Interviewing an Au Pair Candidate

Once you have applied to our program, a matching specialist will work with you to find suitable matches for your family. They will hold one candidate at a time for you and you will have access to their full application, pictures and contact information. One-on-one matching will ensure that each au pair candidate is only being interviewed by one host family at a time, and will prevent “competition” between different families for the same au pair.

After reviewing the application, you will want to e-mail the au pair with some initial questions and set-up a time to talk. You will want to talk to the au pair at least twice before making your decision.

Remember that most au pairs are not used to speaking English on the phone, and you loose 80% of communication without body language. So speak clearly, slowly and be patient with your potential “perfect match”. Remind them that it is okay if they makes some mistakes when first speaking with you, make them feel comfortable.

It is best to prepare all your questions ahead of time and advise them to do the same in your e-mail or text message. Here are some sample questions you might want to use to guide you during your telephone interview.

General Questions about the Au Pair’s character and personal interests:

  • Have you ever been to the United States before?
  • Why do you want to be an Au Pair in the United States?
  • Will this be your first time away from home?
  • What will you do if you feel homesick?
  • What do you think will be the most difficult part about spending a year in the US as an Au Pair?
  • What do you like to do in your free time?
  • Do you have any plans for when you finish your year and return home?


Questions about the Au Pair’s general childcare experience:


  • What were the ages of the children for whom you cared?
  • What were the specific responsibilities? (refer to one job in particular)
  • What was the most difficult part of that job? What did you like most about that job?
  • What do you like most about taking care of children?
  • Children do not always listen to their parents or their Au Pair. What will you do if my child just won’t listen to you?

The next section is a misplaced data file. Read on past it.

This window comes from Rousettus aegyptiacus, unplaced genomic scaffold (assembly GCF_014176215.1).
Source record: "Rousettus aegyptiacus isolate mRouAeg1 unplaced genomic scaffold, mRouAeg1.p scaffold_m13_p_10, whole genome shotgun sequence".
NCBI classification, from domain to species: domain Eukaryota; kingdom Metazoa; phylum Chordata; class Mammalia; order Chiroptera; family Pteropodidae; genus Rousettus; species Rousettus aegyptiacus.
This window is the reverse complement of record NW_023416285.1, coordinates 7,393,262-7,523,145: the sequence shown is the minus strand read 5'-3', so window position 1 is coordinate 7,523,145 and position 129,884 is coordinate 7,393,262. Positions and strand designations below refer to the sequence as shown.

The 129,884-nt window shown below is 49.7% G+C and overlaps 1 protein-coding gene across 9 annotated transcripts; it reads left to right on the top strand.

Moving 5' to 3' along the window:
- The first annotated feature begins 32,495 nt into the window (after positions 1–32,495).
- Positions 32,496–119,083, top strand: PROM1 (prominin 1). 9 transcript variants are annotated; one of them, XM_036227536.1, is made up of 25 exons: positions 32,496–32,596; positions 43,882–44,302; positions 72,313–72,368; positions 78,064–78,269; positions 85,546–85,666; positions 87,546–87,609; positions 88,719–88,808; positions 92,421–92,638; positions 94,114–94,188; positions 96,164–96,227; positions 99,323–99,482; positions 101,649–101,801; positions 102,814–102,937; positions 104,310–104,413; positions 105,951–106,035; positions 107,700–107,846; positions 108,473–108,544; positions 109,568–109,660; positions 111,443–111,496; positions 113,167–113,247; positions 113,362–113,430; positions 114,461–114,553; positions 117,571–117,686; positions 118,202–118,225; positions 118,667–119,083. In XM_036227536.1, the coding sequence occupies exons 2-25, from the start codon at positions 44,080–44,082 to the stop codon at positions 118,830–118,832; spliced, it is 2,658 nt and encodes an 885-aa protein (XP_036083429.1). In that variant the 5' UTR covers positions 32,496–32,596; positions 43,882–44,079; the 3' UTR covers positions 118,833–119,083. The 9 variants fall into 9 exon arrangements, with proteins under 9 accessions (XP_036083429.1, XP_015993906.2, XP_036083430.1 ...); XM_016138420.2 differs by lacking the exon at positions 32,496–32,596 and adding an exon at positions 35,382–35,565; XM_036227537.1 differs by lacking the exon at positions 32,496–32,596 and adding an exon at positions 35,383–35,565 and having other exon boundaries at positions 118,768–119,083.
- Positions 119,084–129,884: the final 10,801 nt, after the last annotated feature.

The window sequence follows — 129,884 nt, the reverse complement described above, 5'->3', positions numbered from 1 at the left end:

• How long have you been driving? How often? Where do you drive? Would you be comfortable driving the children to and from school every day? (adapt the question to your own need, vehicle type and driving expectations. (i.e. local vs highway driving etc.)
  • What do you think children most need from an Au Pair?


Questions relating to the care of an infant (3 mos- 2 yrs):


  • Infants sleep a lot, sometimes for several hours during the day. As a result, this job can sometimes be boring (assuming there are no other children). Do you think this will be a problem? What will you do to remain active and challenged by your responsibilities?
  • What activities might you be able to do with a baby?
  • Babies can cry a lot for no apparent reason. What would you do if the baby just won’t stop crying in his/her crib after ten minutes?
  • What would you do if the doorbell or telephone rang while you were giving the baby a bath?


Questions relating to the care of a toddler (1-3 yrs):


  • What do you think is the best way to handle a toddler who loves to explore into everything?
  • What activities or games might you plan on a rainy day?
  • We do not allow the children to watch more than one hour of television each day. How do you feel about this? How will you keep the children active and occupied?


Questions relating to pre-school and school aged children (4 yrs and above)


  • On a day when school is closed (i.e. bad weather related), what kinds of activities might you plan with the children?
  • Would you be willing and able to help with the children’s homework? Are you interested in helping the children learn phrases in your language?
  • How would you react if the child says “But Mommy and Daddy let me watch TV after dinner,” even though we told you under no circumstances could the children watch television after dinner?

About FrenchNad

English to French Translator & Interpreter; blogging at about a French word of the day, the challenges of interpreting and translating, and my adventures in Oregon!
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